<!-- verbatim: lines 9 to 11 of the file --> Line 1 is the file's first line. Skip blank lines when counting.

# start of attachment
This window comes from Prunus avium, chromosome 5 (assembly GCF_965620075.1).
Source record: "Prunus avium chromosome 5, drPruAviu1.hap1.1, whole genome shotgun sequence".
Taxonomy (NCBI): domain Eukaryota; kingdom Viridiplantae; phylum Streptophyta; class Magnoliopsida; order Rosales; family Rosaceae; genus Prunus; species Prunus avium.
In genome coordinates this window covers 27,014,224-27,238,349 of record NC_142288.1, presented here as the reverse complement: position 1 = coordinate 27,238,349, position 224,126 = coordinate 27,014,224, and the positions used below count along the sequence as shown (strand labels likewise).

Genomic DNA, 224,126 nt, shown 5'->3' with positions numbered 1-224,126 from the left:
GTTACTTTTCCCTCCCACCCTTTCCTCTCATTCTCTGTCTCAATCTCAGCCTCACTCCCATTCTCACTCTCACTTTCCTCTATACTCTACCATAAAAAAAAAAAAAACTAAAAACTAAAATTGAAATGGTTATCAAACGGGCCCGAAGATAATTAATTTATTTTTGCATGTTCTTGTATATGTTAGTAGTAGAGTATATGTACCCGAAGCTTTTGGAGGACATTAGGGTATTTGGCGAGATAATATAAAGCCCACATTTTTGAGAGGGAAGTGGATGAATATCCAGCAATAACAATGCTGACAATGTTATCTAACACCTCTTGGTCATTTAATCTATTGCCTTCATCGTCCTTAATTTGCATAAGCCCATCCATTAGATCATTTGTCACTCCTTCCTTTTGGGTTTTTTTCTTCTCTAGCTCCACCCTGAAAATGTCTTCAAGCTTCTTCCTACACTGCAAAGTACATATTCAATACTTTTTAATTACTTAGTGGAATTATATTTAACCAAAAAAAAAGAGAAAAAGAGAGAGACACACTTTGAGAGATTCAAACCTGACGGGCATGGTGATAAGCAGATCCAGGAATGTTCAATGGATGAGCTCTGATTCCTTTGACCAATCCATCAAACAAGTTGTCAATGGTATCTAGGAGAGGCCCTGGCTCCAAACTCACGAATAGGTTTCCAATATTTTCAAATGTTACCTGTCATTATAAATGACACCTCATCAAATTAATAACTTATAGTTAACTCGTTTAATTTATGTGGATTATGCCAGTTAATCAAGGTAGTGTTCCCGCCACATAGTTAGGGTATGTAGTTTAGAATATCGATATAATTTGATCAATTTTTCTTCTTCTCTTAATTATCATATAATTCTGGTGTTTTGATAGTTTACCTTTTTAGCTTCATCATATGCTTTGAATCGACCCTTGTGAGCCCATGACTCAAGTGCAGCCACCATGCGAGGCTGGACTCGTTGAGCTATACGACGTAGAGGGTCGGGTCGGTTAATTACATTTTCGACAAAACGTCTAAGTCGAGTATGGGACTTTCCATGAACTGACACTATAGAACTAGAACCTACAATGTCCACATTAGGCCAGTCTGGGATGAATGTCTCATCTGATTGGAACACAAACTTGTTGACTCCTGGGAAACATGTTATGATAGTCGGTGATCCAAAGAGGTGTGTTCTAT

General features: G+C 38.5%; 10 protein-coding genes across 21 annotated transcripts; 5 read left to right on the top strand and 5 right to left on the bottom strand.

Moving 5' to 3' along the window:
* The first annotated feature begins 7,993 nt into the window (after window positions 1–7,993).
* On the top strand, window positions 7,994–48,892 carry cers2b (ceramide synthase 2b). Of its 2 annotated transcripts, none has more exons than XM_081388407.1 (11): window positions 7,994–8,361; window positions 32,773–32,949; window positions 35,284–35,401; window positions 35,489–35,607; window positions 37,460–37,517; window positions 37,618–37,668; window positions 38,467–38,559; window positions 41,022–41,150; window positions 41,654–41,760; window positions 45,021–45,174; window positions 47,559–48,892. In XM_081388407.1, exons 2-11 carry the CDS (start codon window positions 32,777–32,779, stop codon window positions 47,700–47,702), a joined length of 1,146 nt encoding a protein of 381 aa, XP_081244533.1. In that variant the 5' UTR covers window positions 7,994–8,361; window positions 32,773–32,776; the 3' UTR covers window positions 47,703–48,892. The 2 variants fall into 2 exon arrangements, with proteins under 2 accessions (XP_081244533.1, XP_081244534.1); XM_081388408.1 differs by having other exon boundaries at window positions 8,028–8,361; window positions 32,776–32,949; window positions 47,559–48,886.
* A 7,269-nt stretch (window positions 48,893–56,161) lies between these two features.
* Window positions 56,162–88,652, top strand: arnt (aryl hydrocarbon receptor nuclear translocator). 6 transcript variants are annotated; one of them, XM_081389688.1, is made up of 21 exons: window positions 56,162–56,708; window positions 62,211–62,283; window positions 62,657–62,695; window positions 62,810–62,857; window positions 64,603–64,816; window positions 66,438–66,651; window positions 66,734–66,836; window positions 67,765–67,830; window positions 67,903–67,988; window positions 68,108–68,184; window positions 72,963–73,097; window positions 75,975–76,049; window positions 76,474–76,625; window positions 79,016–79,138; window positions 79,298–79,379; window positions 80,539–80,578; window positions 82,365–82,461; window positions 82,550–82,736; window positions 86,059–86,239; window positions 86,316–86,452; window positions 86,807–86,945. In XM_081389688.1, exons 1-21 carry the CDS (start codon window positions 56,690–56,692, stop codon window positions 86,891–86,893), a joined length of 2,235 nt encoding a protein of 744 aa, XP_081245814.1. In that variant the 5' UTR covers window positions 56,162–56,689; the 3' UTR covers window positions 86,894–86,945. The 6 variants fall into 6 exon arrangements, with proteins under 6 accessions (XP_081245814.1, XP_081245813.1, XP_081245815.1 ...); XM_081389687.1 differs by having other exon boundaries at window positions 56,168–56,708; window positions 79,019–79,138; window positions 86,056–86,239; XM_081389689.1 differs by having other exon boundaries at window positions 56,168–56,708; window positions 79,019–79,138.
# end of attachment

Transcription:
* The first annotated feature begins 7,993 nt into the window (after window positions 1–7,993).
* On the top strand, window positions 7,994–48,892 carry cers2b (ceramide synthase 2b). Of its 2 annotated transcripts, none has more exons than XM_081388407.1 (11): window positions 7,994–8,361; window positions 32,773–32,949; window positions 35,284–35,401; window positions 35,489–35,607; window positions 37,460–37,517; window positions 37,618–37,668; window positions 38,467–38,559; window positions 41,022–41,150; window positions 41,654–41,760; window positions 45,021–45,174; window positions 47,559–48,892. In XM_081388407.1, exons 2-11 carry the CDS (start codon window positions 32,777–32,779, stop codon window positions 47,700–47,702), a joined length of 1,146 nt encoding a protein of 381 aa, XP_081244533.1. In that variant the 5' UTR covers window positions 7,994–8,361; window positions 32,773–32,776; the 3' UTR covers window positions 47,703–48,892. The 2 variants fall into 2 exon arrangements, with proteins under 2 accessions (XP_081244533.1, XP_081244534.1); XM_081388408.1 differs by having other exon boundaries at window positions 8,028–8,361; window positions 32,776–32,949; window positions 47,559–48,886.
* A 7,269-nt stretch (window positions 48,893–56,161) lies between these two features.